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On Ambulances, Checkpoints, Health Care, and Peaceful Solutions
by Bernard Kabakow, M.D.
Ever since 1967, accusations have been made against Israel in regard to long delays for inspection of Palestinian ambulances at Israeli checkpoints and road barriers. But examples of Palestinian ambulances being used for other than sick patient transportation are well documented.
In January 2002, a Palestinian Red Cross employee carried out a suicide bombing on the main road to Jerusalem, killing an elderly Israeli and seriously wounding 150 people. On March 27, 2002, two suicide explosive belts were found hidden under a sick child in a Palestinian ambulance. A member of the International committee for the Red Cross witnessed the discovery, removal, and detonation of the explosives.
In May 2004, Ha’aretz reported police uncovering a network that smuggled Palestinian Authority officers into Israel in fake ambulances — including members of Yasser Arafat’s elite Force 17 personal protection unit. Police said the ring might also have smuggled terrorists into Israel using similar methods. The same issue of Ha’aretz reported police arresting a man suspected of posing as an ambulance driver and illegally bringing into Israel dozens of Palestinians disguised as “sick patients” hooked up to medical devices and presenting forged documents. A police probe also found that a driver detainee did not hold an ambulance driver’s license and the license plates of his vehicle were forged. Police raided an Azzuriyeh warehouse in which commercial vehicles were being transformed into ambulances. Police have also found that Palestinian Arabs in Gaza disguise ordinary vehicles as ambulances in order to transport terrorists into Israel.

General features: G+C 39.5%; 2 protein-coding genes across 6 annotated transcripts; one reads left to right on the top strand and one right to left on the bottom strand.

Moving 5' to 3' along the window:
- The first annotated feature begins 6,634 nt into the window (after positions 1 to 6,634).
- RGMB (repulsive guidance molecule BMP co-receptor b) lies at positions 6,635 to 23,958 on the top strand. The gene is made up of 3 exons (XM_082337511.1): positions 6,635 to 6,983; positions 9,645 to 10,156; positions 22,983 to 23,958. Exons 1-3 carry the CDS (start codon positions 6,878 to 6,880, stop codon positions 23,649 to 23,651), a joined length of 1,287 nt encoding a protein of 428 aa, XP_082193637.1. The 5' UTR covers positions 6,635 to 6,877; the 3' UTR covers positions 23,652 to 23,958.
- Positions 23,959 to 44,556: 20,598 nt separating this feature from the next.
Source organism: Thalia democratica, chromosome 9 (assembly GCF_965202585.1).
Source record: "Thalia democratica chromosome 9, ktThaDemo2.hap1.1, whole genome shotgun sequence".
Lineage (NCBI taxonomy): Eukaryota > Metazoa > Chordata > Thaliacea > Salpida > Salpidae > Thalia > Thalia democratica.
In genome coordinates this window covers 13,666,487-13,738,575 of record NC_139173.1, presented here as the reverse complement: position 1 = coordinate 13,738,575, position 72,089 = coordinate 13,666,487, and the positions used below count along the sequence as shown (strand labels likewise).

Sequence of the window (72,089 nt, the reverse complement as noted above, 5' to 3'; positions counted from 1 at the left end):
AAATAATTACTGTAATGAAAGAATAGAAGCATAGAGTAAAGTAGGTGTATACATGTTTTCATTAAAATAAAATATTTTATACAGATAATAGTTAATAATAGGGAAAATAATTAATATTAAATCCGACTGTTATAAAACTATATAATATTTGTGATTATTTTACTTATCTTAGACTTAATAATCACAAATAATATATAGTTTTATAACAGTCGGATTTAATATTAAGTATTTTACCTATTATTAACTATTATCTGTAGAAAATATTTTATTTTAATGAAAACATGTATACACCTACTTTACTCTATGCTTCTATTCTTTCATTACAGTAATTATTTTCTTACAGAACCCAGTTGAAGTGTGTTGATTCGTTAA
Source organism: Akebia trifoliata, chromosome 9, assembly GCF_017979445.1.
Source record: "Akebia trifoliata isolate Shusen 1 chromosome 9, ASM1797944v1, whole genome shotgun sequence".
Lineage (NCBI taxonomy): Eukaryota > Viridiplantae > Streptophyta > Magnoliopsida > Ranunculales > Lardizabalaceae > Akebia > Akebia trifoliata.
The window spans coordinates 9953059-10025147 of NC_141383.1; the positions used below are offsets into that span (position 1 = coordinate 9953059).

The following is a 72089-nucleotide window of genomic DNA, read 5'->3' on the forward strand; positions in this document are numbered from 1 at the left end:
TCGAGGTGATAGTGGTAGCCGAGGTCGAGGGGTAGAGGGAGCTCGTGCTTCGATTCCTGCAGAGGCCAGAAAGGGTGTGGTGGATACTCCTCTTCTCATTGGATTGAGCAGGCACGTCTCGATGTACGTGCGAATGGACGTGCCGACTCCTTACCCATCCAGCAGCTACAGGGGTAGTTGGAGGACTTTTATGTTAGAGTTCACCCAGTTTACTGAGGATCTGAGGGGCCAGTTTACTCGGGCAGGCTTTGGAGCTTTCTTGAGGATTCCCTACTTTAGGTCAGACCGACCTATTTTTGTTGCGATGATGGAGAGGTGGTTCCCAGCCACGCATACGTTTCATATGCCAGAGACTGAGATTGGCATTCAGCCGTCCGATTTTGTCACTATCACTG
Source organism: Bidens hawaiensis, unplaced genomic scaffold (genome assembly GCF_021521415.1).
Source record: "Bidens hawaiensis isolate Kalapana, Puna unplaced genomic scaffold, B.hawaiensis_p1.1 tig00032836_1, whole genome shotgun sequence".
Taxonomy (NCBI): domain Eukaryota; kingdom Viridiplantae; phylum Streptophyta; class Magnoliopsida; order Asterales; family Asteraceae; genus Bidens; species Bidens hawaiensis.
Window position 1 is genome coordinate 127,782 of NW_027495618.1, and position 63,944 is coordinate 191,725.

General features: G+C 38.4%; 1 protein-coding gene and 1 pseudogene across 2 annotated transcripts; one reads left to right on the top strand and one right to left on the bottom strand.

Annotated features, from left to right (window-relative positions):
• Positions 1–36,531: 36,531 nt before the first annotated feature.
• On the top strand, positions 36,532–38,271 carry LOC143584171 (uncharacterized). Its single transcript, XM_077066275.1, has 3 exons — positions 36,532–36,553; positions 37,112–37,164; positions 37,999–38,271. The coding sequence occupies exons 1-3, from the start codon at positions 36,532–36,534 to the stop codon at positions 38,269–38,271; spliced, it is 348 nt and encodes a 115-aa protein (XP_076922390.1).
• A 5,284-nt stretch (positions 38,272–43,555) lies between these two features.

Amnesty International reported in May 2004 that explosive materials were found in an ambulance of the Palestinian Red Crescent Society. The International Committee of the Red Cross expressed shock and dismay at the reports of the explosives found.
During a sabbatical year in Israeli, while working in an Israeli hospital, I served as a consultant in the Arab hospital in the West Bank city of Nablus. I saw that, despite the millions of dollars given Arafat and the PLO from abroad, very little of this money went into health care. There are no first-rate hospitals or medical schools in the Arab territories. Patients requiring special treatment were transferred to Israeli hospitals. All six of the medical schools in Israel have Arab students, as do Israeli nursing and social work schools. Last year, over 100 Palestinian doctors interned at Israeli hospitals and Israel hosted 3,000 Palestinian doctors at various conferences in Israel. Recently, a Bedouin woman graduated from Ben Gurion University’s medical school and is now working as an obstetrician among her people.